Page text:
I AM PIONEERING A PATH. I FEEL SO SUPPORTED AND BELIEVED IN.
I SEE POSSIBILITIES IN ANIMAL FEED TO DECREASE THE IMPACT FOOD PRODUCTION HAS ON OUR NATURAL RESOURCES.
NTU OFTEN TOOK AWAY OBSTACLES.
They listened to my ideas and they made it possible for me to become an expert in my field at a really early stage in my career.
As I moved from a teaching-focused role, they gave me the freedom to pursue my ideas. They saw potential in me and gave me some career helium through the support and mentoring that I needed. I’ve had an amazing experience. It was like I was being brought out of the shadows and into the light.
Tell us of a future you'd like to create and we'll give you the resources to make things happen.
AT THE TIME WHEN I STARTED I WAS PASSIONATE ABOUT PIONEERING A NEW PATH.
I saw possibilities to reduce the competition between feed and fuel. I saw possibilities in animal welfare, sustainability and human health. The management would say “please email us with ideas”, which gave me the support and confidence I needed when times were tough.
I’M AN APPLIED SCIENTIST.
I love solving real-world problems and making a positive difference to the future of our planet. I love what I do and what I’ve been able to achieve here.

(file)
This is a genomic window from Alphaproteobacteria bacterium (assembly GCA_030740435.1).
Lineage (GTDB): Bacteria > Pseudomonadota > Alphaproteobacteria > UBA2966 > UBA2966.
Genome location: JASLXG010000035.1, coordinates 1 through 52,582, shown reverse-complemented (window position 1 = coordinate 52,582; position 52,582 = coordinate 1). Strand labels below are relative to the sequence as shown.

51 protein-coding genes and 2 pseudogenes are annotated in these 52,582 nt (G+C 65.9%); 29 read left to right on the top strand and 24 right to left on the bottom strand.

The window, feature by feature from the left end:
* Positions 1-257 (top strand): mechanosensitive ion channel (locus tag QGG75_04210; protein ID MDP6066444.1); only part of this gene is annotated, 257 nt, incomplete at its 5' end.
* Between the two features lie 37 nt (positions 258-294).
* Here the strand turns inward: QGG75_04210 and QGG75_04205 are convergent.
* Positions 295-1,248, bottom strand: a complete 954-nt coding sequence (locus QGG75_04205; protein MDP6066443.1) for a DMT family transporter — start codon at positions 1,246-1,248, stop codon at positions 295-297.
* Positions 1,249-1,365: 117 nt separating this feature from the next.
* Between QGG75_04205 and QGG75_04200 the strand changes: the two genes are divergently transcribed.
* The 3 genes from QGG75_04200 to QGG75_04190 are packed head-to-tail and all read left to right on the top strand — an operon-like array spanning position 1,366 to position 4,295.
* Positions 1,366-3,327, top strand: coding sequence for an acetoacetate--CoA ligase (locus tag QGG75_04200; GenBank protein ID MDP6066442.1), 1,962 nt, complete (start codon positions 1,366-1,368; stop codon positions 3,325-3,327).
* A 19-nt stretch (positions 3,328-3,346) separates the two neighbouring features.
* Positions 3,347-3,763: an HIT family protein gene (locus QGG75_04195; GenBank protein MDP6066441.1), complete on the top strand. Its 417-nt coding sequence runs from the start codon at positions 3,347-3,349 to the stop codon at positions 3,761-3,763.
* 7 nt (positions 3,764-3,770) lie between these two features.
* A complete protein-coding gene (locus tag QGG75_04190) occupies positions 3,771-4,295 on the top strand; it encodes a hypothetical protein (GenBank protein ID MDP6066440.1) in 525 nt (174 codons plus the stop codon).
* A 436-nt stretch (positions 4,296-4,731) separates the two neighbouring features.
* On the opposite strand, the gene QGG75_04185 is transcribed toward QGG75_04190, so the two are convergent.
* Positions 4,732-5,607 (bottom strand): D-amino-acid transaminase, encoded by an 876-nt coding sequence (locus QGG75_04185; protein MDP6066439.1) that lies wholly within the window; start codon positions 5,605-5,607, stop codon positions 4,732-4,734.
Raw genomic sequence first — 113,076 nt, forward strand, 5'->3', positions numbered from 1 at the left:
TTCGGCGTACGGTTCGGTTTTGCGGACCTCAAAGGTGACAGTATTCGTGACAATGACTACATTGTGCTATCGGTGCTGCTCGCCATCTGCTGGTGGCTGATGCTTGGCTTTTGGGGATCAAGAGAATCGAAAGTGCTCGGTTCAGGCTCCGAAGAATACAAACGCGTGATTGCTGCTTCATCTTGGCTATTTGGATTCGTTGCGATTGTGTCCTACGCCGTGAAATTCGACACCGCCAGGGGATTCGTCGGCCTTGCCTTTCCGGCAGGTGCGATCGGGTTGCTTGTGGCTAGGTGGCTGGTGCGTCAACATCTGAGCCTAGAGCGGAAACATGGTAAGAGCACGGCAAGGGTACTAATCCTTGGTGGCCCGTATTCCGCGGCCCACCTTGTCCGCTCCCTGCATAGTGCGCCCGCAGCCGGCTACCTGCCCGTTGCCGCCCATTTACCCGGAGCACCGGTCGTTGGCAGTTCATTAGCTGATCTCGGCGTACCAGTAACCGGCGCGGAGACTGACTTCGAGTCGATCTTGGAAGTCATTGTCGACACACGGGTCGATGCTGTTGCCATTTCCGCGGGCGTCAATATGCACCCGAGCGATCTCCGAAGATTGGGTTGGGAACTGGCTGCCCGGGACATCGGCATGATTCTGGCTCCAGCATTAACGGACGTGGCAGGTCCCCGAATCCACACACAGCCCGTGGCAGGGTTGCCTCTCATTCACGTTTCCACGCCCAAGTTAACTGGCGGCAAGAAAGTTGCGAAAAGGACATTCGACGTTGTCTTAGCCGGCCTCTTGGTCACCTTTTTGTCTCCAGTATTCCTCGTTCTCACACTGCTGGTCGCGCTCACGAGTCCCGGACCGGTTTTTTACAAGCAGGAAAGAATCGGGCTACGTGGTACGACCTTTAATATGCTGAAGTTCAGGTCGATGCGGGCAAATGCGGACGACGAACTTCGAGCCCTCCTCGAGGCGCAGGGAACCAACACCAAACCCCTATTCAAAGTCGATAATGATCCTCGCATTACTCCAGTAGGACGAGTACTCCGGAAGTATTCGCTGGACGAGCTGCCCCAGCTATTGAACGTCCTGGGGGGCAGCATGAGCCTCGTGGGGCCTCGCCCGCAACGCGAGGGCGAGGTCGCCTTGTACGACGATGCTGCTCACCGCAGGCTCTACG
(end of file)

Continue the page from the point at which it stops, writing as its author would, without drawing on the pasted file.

Now I want to be able to give others the same possibilities and support I was given.
MY NAME IS EMILY BURTON.
I am Associate Professor in Sustainable Food Production at the School of Animal, Rural and Environmental Sciences.
Dr Burton gained a BSc in Animal Physiology and Nutrition from the University of Leeds and a PhD in the nutritional value of soya beans for broiler chicks from the University of Nottingham. She spent seven years as a postdoctoral researcher mainly focusing on feed quality and exogenous enzyme effects on broiler performance, but also briefly investigating the capacity of fibrolytic enzymes to improve forage digestion in dairy cows.
After a spending two years as the companion bird nutritionist for Mars at their Waltham Centre for Pet Nutrition, Dr Burton established a new poultry research unit at Nottingham Trent University in 2009.